In the middle of yet another period of worry with regard to the pandemic, Indian travellers have a reason to feel hopeful—the country has jumped seven places in the recent Henley Passport Index rankings, to 83 from 90 in the last quarter of 2021. The authoritative ranking system updates the most travel-friendly passports globally based on data from the International Air Transport Association (IATA). In the latest development, India expanded its visa-free access to 60 countries, adding two to last year’s 58.
A country emerging as a top holiday destination for South Asian travellers, Oman is one of the two nations Indians wouldn’t need a prior visa to visit anymore. Be it Muscat’s coastal charms and architectural wonders, the famed frankincense trail or authentic Middle Eastern culinary delights, Oman’s allure as an international getaway could be expected to rise beyond its historical status as a fertile employment market for the South Asian workforce.
Armenia, which was one of the first countries to open its borders to Indian travellers after the pandemic forced worldwide border closures, is the other name on the visa-free list. The landlocked country in the Caucasus has traditionally been overshadowed by neighbours Azerbaijan and Georgia, not to mention tourist magnet Turkey. If the sublime sights of capital Yerevan and the rich historical offerings all over have somehow eluded the Indian traveller’s fancy, the visa-free access offers fresh incentive for stimulating, offbeat explorations, whenever there’s a lull in the global caseload.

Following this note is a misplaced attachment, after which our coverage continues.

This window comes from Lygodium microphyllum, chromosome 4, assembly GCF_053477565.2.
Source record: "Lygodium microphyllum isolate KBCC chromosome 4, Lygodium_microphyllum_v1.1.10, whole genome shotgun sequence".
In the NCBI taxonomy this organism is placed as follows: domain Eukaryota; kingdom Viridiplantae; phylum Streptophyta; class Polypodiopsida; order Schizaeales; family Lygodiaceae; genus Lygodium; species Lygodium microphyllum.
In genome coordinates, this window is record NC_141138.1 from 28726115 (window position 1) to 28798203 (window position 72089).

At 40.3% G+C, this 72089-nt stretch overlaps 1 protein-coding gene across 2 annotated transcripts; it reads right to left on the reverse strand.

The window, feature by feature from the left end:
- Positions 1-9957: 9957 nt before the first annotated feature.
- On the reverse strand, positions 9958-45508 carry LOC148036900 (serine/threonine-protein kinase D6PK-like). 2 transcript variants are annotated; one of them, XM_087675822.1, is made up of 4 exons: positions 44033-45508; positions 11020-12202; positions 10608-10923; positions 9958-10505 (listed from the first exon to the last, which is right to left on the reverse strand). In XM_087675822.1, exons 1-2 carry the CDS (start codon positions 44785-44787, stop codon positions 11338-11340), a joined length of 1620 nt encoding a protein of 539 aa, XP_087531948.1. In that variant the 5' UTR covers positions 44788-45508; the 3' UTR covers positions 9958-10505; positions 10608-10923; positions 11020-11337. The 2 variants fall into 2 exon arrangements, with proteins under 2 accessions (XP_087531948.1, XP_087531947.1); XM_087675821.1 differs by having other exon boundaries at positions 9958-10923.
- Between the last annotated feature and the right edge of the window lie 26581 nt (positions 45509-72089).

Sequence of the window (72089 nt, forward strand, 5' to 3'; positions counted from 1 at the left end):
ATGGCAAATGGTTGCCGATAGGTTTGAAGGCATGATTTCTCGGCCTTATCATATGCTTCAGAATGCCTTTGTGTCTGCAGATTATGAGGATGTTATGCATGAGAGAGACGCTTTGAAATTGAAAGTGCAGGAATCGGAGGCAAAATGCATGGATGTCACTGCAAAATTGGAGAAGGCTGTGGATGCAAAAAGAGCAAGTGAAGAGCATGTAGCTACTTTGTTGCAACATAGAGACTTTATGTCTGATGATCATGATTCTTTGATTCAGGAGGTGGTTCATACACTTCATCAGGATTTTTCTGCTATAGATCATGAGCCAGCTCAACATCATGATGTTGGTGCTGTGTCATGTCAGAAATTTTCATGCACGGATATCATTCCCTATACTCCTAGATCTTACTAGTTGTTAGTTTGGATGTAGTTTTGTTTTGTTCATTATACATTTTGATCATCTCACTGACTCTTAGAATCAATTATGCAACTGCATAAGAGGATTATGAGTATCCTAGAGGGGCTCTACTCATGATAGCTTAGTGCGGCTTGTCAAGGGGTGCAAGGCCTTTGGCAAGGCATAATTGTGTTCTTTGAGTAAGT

Following the latest rankings, concerns around the ever-widening international mobility gap among nations in the wake of the pandemic have also been expressed. Singapore and Japan are at the top of the passport rankings, and can visit 192 countries visa-free as opposed to Afghanistan, which has access to only 26 nations in that category.
Travel—both abroad and domestic—is expected to take place in waves in the immediate future. For a ready reckoner to international guidelines for countries currently open to Indian tourists, check out our guide.
Prannay Pathak dreams about living out of a suitcase and retiring to the island of Hamneskär to watch films in solitary confinement. He is Assistant Editor (Digital) at National Geographic Traveller India.